In Setback, U.S. and South Korea Fail to Agree on Trade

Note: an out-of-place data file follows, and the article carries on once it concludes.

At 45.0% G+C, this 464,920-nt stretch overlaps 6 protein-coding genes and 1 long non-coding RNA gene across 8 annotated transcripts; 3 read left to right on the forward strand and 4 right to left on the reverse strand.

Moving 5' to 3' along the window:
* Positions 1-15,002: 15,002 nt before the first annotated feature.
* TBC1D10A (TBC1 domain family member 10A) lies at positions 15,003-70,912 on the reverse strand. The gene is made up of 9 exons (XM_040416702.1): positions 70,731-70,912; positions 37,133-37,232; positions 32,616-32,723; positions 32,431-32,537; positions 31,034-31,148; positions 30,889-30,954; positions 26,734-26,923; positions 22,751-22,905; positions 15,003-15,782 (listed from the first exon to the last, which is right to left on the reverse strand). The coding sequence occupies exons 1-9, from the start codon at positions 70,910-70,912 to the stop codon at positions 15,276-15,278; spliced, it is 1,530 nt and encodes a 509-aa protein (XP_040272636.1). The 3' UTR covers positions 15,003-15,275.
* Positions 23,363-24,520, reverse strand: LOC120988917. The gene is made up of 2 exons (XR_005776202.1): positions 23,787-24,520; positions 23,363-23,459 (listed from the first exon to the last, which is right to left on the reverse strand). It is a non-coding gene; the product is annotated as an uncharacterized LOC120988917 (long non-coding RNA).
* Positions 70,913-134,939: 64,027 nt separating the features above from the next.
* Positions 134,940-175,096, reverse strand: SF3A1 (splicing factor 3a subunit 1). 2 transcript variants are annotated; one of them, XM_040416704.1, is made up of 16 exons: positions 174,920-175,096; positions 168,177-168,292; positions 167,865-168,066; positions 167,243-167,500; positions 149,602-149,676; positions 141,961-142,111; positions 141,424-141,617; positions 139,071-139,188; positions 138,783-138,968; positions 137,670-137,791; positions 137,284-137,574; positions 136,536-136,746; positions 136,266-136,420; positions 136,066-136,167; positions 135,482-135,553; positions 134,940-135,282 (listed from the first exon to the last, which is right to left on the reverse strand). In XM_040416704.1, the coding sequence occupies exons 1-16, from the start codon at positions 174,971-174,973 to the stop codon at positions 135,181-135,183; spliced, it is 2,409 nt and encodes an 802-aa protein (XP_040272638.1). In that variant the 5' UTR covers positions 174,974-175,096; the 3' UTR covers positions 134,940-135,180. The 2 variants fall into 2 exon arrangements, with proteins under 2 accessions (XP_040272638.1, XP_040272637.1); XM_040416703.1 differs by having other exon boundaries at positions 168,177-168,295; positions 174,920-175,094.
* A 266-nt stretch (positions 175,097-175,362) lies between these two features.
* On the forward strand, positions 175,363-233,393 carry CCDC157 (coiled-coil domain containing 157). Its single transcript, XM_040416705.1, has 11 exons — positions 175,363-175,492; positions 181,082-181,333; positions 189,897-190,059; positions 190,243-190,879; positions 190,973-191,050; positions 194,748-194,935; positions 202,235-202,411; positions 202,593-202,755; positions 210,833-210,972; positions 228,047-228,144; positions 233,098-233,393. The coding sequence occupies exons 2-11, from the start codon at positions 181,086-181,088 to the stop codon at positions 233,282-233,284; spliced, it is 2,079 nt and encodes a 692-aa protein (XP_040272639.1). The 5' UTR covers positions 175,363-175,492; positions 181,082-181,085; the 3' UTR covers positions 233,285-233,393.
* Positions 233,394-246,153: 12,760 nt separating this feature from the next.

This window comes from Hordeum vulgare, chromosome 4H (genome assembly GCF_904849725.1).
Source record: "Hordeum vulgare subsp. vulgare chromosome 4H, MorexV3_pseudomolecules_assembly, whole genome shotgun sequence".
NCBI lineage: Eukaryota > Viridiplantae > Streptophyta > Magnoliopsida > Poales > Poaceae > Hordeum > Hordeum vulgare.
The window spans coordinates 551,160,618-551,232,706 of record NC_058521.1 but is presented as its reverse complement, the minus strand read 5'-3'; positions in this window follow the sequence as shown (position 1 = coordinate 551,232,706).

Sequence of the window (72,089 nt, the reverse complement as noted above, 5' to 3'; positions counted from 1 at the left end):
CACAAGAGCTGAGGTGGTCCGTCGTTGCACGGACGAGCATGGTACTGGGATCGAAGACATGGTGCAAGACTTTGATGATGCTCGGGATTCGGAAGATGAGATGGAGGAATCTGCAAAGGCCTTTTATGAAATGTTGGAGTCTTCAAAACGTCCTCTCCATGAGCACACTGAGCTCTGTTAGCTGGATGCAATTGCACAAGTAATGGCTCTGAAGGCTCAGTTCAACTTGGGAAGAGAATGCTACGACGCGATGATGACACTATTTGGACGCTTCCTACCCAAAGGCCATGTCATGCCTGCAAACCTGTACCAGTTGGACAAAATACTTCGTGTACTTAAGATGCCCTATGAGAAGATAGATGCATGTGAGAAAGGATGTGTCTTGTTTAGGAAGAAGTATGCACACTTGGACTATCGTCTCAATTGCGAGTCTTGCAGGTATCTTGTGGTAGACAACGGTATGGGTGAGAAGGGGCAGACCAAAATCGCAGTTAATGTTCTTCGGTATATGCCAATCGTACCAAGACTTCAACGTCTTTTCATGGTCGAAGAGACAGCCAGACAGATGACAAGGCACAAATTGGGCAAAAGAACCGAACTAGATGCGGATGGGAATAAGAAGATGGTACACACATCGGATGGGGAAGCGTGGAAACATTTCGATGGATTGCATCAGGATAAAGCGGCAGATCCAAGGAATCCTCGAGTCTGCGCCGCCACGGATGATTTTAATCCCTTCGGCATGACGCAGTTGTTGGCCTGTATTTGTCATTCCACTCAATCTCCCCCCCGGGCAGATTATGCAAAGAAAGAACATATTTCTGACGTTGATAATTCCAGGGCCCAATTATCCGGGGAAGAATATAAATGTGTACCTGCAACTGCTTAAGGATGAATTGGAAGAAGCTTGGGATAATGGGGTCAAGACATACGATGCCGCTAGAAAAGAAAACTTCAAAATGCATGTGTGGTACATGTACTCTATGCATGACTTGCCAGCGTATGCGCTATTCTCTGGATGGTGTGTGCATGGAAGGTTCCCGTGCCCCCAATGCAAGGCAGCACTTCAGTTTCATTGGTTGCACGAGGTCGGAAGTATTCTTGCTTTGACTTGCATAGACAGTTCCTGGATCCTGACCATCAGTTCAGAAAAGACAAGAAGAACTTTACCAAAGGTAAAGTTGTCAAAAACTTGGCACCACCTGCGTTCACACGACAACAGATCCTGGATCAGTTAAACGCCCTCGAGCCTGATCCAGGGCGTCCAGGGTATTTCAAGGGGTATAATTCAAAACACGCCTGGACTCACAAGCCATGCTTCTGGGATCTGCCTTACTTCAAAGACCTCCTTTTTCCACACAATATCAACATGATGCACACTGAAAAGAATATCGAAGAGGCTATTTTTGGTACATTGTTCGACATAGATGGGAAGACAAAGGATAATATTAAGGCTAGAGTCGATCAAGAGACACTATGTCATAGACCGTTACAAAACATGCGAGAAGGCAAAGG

SEOUL, South Korea — President Obama and President Lee Myung-bak of South Korea failed to reach an agreement Thursday on a long-awaited free-trade agreement, and said they had decided instead to give their negotiators more time to work out differences, which revolved around Korean imports of American autos and beef.The two men said during a joint news conference that expected a deal to be reached soon. By soon, Mr. Obama said, he did not mean months. “We want this to be done in a matter of weeks,” he said. Even so, the delay is a setback for Mr. Obama, who is on a 10-day, four-nation swing through Asia that he has promoted as a mission to boost the American economy and create jobs. He has made trade — and in particular, the doubling of American exports over the next five years — a centerpiece of his agenda, and it had been widely expected that he would leave here with a deal with the South Koreans in hand. Negotiators worked furiously through the night to resolve the last-minute sticking points, and Mr. Obama and Mr. Lee spent two hours in private meetings on Thursday, part of that time alone. The two leaders discussed the trade agreement for about 40 minutes, White House officials said, but did not negotiate specific points. Ron Kirk, the United States trade representative and chief negotiator, told reporters afterward that the United States remains committed to reaching what he described as a “compelling” deal to help the president achieve his goal of job growth and doubling exports over five years. “We think this free trade agreement can play a central role in that,” Mr. Kirk said, adding that it was “absolutely not” a setback for the president. Mr. Kirk said American officials felt that the disparity in market access for the American auto industry “was one that we needed to address,” despite some “very productive” discussions between American and Korean officials over the last four days. Much of that time was spent discussing autos, he said. The trade accord, an update of the one the Bush administration negotiated and signed in 2007 under so-called fast-track authority that has since expired, has languished in the Democratic Congress. Mr. Obama, though, has thrown his weight behind it — while calling for some technical modifications that would be more favorable to American automakers and industrial unions — and with Republicans soon to take control of the House of Representatives, he has a better chance of getting it through. The announcement surprised close observers of the talks. Many had expected the two leaders to walk out with a deal in hand. “It is disappointing, and it is incumbent on us to keep driving toward consensus. This is an opportunity that we can’t let lapse, for economic growth in our country and also for a long-term presence in the region, particularly as it relates to China,” said Representative Peter Roskam, an Illinois Republican who had met the Korean foreign minister to discuss the trade accord. “My impression was that a deal would come together at the very last minute. I am surprised.” In Washington, Senator Max Baucus, the Democrat and chairman of the Finance Committee, also expressed disappointment. “The U.S.-Korea F.T.A. has the potential to increase American exports and create American jobs,” he said. “Presidents Obama and Lee agreed in June to resolve the outstanding beef and autos issues by today’s G-20 summit so we could get this deal done.” Mr. Obama is trying to repair frayed ties with the American business community, and the deal is a high priority of the U.S. Chamber of Commerce, whose president, Tom Donohue, has said he can round up the votes to get it approved. In the three years since Mr. Bush negotiated the first free trade pact, other nations, including Australia and Canada, have implemented similar deals, and the chamber makes the case that the United States is falling behind. “The landscape in Asia has changed,” said Tami Overby, vice president for Asia at the Chamber of Commerce, who is here monitoring the talks. “It’s much more competitive so I think the pressure on both sides to get this deal done is greater than ever.” Ms. Overby said the negotiators had a “bumpy night,” but that was not uncommon. “It’s a very typical intense Korean negotiation, where things do tend to go very much to the last minute, so this is not really unexpected,” she said. “It’s a bit like déjà vu from the original negotiation.” The biggest sticking point involves auto imports. In Washington, the Democratic leadership has been pushing forcefully for lower nontariff barriers to American exports of cars to South Korea, and for eased restrictions on American exports of beef, which has been a source of controversy since an outbreak of mad cow disease in 2003.